Fall for Eels
Though early July is a great time to fish the Big Apple for bass, DiLernia’s season continues through early November (after which it’s too cold and “time to go hunting,” he says). As summer wanes, DiLernia drifts mostly eels. “They’re migrating then, so it’s a good time to match the hatch.” This is a drifting show and somewhat less tide-critical. And not anchoring allows DiLernia to fish productive areas that include shipping channels.
DiLernia offers eel fishermen a tip regarding the inevitable struggle to get a hook through a writhing eel: “Snap its tail on the rail. For whatever reason, this disables it momentarily but doesn’t kill it.” Some anglers give that love tap to the eel’s head; that will disable it, but sometimes for good.
“This area around New York is highly productive because it’s at the nexus of some stripers’ migration routes, and it’s ecologically productive in its own right,” says John Waldman, professor of biology at Queens College (and author of Heartbeats in the Muck: The History, Sea Life and Environment of New York Harbor). “Also, adult spawners of the Hudson stock, which winter in the open ocean, come into the Hudson to spawn, and so are available in New York Harbor.” Bass from Chesapeake and Delaware Bay stocks migrate north in spring and also enter the mix, Waldman says.
As DiLernia’s customary success shows, in addition to the surprising productivity of this urban waterway, understanding the dynamics of these waters, and how stripers move and feed in them is critical.
For more information about Rocket Charters or to book a trip, visit www.rocketcharters.com or call 718‑423‑6007 or 917‑691‑6489. Options include morning, midday, evening or full-day trips for one to five passengers. Some sticker shock might be involved, but keep in mind the sort of rates DiLernia must pay to dock his boat in such a prime location, as well as the fact that there ain’t nothing in New York that’s cheap. Many of the charter’s regulars are Manhattan businessmen who’ll slip away (there’s a place at the dock to change clothes) or even conduct business with guests while fishing. Expect to be fed, but not your basic 7-11 hoagies; rather, Tony’s better half, Lu-Ann, will send out some of her famous Italian meals. Rocket Charters was picked by New York magazine for a Best of New York award.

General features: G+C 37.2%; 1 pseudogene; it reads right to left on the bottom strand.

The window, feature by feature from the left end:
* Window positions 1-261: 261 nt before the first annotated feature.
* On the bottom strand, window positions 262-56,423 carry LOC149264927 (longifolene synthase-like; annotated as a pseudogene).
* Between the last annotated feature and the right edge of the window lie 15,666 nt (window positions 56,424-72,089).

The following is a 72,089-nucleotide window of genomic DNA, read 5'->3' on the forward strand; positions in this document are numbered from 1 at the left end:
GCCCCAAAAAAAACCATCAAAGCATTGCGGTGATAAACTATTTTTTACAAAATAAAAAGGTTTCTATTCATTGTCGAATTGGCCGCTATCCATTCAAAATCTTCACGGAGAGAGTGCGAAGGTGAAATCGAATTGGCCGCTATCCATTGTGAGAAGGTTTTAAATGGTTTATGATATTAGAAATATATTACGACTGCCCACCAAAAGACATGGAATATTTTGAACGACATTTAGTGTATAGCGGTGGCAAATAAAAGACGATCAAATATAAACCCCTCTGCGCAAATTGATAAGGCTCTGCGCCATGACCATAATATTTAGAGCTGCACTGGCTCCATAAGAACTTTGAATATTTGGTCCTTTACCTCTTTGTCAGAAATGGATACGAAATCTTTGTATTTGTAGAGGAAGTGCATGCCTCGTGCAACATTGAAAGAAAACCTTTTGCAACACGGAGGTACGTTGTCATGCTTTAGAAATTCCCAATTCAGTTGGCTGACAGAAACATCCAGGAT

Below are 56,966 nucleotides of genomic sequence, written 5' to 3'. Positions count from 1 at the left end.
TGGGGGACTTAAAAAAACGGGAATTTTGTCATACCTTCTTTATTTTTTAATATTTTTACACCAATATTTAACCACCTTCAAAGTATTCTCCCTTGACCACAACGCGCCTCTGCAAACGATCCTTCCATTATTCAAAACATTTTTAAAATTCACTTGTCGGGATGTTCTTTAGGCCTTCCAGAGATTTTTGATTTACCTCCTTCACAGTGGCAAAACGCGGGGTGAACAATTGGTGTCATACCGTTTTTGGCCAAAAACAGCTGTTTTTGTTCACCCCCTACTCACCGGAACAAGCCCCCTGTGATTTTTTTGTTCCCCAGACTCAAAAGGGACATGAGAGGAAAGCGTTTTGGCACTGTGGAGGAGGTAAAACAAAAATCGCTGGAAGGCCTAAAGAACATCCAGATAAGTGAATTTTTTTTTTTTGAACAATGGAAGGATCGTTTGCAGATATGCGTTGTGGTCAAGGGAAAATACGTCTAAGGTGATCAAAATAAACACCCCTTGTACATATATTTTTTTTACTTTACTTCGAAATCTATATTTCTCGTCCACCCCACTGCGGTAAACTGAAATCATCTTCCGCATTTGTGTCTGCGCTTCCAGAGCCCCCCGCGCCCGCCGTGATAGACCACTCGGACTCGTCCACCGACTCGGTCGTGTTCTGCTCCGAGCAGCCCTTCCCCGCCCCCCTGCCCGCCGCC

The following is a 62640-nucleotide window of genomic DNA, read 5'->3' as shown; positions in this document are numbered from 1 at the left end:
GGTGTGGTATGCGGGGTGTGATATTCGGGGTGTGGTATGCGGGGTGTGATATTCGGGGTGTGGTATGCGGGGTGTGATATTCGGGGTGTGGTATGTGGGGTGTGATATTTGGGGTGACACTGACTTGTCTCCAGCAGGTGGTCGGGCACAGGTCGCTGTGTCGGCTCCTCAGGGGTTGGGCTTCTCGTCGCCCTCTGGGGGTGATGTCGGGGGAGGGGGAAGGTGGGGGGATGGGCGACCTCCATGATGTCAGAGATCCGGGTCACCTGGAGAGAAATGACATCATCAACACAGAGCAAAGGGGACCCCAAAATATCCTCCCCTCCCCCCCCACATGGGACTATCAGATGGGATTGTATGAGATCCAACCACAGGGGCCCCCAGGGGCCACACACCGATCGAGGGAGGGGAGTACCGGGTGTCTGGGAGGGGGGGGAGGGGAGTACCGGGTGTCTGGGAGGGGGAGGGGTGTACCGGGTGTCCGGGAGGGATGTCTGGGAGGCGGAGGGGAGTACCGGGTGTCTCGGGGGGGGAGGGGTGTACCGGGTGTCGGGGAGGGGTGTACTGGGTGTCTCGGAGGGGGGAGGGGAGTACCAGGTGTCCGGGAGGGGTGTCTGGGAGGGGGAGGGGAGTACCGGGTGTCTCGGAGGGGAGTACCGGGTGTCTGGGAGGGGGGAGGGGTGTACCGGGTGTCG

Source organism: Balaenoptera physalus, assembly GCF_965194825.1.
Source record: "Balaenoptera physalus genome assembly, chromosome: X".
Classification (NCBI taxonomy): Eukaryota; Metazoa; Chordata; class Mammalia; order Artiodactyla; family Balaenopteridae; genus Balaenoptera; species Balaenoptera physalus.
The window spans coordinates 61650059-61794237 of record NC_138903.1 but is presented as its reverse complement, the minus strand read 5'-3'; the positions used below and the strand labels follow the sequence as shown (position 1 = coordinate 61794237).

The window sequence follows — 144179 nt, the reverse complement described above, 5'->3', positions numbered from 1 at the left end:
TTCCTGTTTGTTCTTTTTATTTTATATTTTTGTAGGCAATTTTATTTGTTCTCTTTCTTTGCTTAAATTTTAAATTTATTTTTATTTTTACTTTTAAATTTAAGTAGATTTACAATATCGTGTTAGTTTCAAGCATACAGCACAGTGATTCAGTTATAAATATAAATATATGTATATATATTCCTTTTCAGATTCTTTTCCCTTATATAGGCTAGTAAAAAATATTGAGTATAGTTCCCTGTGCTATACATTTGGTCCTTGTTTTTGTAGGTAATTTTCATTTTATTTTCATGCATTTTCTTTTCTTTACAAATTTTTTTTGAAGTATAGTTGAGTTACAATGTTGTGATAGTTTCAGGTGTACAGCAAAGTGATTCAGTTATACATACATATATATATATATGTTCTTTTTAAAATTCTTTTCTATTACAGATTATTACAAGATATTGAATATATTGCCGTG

Many visitors who fish Rocket Charters also plan some time for restaurants and Broadway shows: this is as much DiLernia’s domain as are the waterways. He can advise, or with Lu-Ann, join you. (One eatery he’ll certainly recommend is Barbetta’s — a very upscale favorite of his on West 46th, in John Jacob Astor’s old townhouse — for some exquisite Italian cuisine, as we discovered.)
Finally, for an unforgettable experience on the water, time your fishing days or nights around the Fourth of July, as we did, and check with DiLernia for some of the best options to get out in New York Harbor to see the spectacular fireworks amid the boats. You’ve never seen fireworks until you’ve seen that show while in the harbor, not to mention the show of such a vast array of vessels crammed into the huge waterway between the Big Apple and Jersey shorelines, and then exiting simultaneously. It’s definitely not a place for an inexperienced hand at any helm.